forks and food

High cholesterol? A few lifestyle choices can help.

professional headshot of Dr. Rebeka SrbuBy Rebeka Srbu, D.O., Family Medicine with Obstetrics

A game of “Swap This for That” is something you can employ when you begin making healthier lifestyle changes. If you swap long enough, it becomes a new lifestyle that you may find easy to maintain. Having high cholesterol, on the other hand, is not a game and can cause serious issues.

What is cholesterol?

Your bloodstream carries more than white or red blood cells and plasma; it also has cholesterol—a fatty substance made in the liver and found in some foods. Your body makes all the cholesterol it needs. Cholesterol is important in helping to make cell membranes, some hormones, and vitamin D.

When you’re given a blood test to screen for cholesterol levels, it determines the amounts of lipoproteins in your blood. High-density lipoprotein (HDL) is considered “good” cholesterol, a high level of low-density lipoprotein (LDL) is “bad” cholesterol, and VLDL is very low-density lipoprotein.

What makes a lipoprotein “good” or “bad?” Each kind of lipoprotein has its own purpose:

  • “Good” HDL’s function is to move the cholesterol throughout your body back to your liver so that it can remove it from your body.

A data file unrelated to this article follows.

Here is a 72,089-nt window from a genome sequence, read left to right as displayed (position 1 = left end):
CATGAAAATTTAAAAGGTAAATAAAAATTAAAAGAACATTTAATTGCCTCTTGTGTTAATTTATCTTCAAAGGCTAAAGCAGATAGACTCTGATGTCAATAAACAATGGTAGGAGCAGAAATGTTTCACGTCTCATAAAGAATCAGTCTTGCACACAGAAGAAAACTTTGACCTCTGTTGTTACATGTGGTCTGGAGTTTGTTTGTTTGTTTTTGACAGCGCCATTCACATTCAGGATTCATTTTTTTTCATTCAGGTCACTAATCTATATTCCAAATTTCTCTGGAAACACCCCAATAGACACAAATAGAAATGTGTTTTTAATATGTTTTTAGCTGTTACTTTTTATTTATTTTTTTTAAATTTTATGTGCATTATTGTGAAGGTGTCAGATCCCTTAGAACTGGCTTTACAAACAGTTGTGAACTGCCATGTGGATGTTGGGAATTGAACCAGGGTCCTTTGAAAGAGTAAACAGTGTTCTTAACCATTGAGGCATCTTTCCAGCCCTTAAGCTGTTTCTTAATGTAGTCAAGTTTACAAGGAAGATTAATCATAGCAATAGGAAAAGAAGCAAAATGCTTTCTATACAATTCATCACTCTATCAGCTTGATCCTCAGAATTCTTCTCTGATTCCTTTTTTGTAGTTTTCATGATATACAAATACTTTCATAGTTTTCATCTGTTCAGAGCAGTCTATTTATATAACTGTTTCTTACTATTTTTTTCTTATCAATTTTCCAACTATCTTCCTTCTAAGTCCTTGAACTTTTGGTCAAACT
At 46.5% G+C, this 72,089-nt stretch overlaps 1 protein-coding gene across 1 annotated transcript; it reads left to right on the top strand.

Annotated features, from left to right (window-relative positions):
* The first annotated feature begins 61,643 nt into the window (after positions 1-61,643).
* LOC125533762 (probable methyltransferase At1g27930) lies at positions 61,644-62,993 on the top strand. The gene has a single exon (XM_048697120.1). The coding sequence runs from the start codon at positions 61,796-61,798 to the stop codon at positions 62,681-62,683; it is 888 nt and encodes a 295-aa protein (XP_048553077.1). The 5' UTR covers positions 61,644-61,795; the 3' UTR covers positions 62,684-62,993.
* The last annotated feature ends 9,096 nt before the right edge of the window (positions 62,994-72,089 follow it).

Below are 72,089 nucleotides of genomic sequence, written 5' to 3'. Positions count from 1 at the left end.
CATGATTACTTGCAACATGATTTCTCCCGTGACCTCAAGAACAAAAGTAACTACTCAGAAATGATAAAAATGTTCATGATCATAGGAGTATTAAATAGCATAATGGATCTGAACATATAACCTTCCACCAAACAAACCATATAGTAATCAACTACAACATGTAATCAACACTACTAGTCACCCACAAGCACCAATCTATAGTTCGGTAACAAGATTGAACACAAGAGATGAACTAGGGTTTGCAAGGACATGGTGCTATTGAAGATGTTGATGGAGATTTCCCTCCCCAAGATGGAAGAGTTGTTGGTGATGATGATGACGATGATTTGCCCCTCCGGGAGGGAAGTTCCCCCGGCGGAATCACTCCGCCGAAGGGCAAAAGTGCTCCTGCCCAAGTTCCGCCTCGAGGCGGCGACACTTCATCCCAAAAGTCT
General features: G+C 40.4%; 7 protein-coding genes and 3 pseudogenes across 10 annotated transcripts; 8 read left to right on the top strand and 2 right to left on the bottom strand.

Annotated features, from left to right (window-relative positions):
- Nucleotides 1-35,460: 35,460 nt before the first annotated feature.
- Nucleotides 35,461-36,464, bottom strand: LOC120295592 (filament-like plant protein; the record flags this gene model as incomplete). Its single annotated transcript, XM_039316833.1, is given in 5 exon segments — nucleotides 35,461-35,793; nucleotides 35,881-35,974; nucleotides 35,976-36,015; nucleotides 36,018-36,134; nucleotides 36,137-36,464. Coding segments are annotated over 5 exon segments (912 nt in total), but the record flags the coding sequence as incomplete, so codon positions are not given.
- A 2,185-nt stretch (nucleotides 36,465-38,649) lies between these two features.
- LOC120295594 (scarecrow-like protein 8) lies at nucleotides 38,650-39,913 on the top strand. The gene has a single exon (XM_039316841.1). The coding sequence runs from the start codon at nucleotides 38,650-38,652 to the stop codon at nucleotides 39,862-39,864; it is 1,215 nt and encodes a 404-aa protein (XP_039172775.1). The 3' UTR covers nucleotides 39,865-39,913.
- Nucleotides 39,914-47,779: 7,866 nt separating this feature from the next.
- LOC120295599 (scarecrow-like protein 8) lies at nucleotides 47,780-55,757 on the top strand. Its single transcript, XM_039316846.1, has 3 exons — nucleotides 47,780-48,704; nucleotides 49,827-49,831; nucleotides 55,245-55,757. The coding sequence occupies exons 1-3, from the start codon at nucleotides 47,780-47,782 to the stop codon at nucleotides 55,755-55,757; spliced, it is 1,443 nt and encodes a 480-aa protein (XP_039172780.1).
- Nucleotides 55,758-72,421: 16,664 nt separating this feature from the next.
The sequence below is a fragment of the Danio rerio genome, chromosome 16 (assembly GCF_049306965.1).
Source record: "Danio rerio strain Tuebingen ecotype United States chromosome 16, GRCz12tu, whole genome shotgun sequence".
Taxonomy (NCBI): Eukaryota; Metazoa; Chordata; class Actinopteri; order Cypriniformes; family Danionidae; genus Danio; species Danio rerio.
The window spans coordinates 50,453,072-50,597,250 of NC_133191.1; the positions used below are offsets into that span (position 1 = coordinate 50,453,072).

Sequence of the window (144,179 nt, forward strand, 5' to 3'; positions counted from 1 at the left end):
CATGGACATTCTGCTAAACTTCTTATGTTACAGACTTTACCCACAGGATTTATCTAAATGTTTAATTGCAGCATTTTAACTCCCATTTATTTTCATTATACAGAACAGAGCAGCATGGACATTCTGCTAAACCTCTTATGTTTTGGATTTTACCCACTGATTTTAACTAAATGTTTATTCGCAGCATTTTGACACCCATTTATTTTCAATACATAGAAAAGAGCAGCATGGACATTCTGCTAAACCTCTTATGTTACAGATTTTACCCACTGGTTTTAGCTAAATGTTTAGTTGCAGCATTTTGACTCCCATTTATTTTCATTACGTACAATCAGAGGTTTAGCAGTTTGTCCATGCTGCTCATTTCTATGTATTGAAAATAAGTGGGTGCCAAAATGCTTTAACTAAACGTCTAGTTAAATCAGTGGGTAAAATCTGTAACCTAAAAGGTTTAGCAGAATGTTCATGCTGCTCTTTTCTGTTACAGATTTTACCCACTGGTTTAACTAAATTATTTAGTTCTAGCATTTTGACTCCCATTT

• LDL is considered “bad” due to its plaque formation. When your diet becomes high in cholesterol from eating too much of the wrong foods, plaque is formed when the cholesterol combines with other substances in the blood. Atherosclerosis refers to plaque buildup on the walls of arteries. Narrow or blocked coronary arteries lead to coronary artery disease.
  • VLDL can contribute to plaque, too, but it mainly carries triglycerides—a common type of fat found in the body. Triglycerides are formed from “extra” calories and are stored in fat cells. When your body needs energy, triglycerides are carried by VLDL cholesterol to the tissues.

High triglyceride levels show the potential for low HDL and high LDL, increasing the possibility of heart attack or stroke.

How to Lower Cholesterol

Cholesterol can be lowered with medication. But when combined with a few lifestyle changes, your overall health will improve.

  • Eat heart-healthy foods by reducing saturated fats and cutting out trans fats entirely. High-cholesterol foods include full-fat dairy, processed meats, fried foods, baked goods/sweets, and shellfish. Get more tips on healthy eating at MyPlate.
  • Exercise several days per week and increase your overall physical activity—simple changes like taking the stairs rather than the elevator make a difference. (Always check with your doctor before starting a new exercise regimen.)
  • If you smoke, stop—your HDL levels will thank you.
  • Lose weight. Extra pounds mean higher LDL and VLDL cholesterol.
  • Drink alcohol in moderation: One drink per day for women of any age and men over 65; no more than two per day for men younger than 65.

When you combine lifestyle changes with prescription medication (if needed), they work together to improve your health and lower your LDL levels. Check with your doctor and get started on your “Swap This for That” game toward a healthier cholesterol regimen!